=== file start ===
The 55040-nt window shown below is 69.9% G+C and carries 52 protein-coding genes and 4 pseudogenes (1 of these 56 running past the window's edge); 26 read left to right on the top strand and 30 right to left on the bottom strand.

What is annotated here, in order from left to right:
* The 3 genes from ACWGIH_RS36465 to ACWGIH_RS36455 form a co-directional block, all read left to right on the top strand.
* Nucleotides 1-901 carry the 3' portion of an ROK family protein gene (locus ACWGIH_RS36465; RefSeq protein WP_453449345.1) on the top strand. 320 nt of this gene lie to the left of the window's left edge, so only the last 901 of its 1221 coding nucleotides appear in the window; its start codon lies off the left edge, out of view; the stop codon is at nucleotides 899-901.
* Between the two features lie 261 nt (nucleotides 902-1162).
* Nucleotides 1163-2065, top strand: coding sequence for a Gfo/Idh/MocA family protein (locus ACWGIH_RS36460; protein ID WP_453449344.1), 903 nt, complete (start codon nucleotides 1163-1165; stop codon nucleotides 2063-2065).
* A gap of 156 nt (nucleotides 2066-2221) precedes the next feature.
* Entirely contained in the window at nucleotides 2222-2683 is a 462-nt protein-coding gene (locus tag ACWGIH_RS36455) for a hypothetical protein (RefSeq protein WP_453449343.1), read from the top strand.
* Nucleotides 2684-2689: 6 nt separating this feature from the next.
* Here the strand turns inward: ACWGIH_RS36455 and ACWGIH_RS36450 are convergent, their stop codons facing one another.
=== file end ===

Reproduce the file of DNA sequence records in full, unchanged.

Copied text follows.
The 55040-nt window shown below is 69.9% G+C and carries 52 protein-coding genes and 4 pseudogenes (1 of these 56 running past the window's edge); 26 read left to right on the top strand and 30 right to left on the bottom strand.

What is annotated here, in order from left to right:
* The 3 genes from ACWGIH_RS36465 to ACWGIH_RS36455 form a co-directional block, all read left to right on the top strand.
* Nucleotides 1-901 carry the 3' portion of an ROK family protein gene (locus ACWGIH_RS36465; RefSeq protein WP_453449345.1) on the top strand. 320 nt of this gene lie to the left of the window's left edge, so only the last 901 of its 1221 coding nucleotides appear in the window; its start codon lies off the left edge, out of view; the stop codon is at nucleotides 899-901.
* Between the two features lie 261 nt (nucleotides 902-1162).
* Nucleotides 1163-2065, top strand: coding sequence for a Gfo/Idh/MocA family protein (locus ACWGIH_RS36460; protein ID WP_453449344.1), 903 nt, complete (start codon nucleotides 1163-1165; stop codon nucleotides 2063-2065).
* A gap of 156 nt (nucleotides 2066-2221) precedes the next feature.
* Entirely contained in the window at nucleotides 2222-2683 is a 462-nt protein-coding gene (locus tag ACWGIH_RS36455) for a hypothetical protein (RefSeq protein WP_453449343.1), read from the top strand.
* Nucleotides 2684-2689: 6 nt separating this feature from the next.
* Here the strand turns inward: ACWGIH_RS36455 and ACWGIH_RS36450 are convergent, their stop codons facing one another.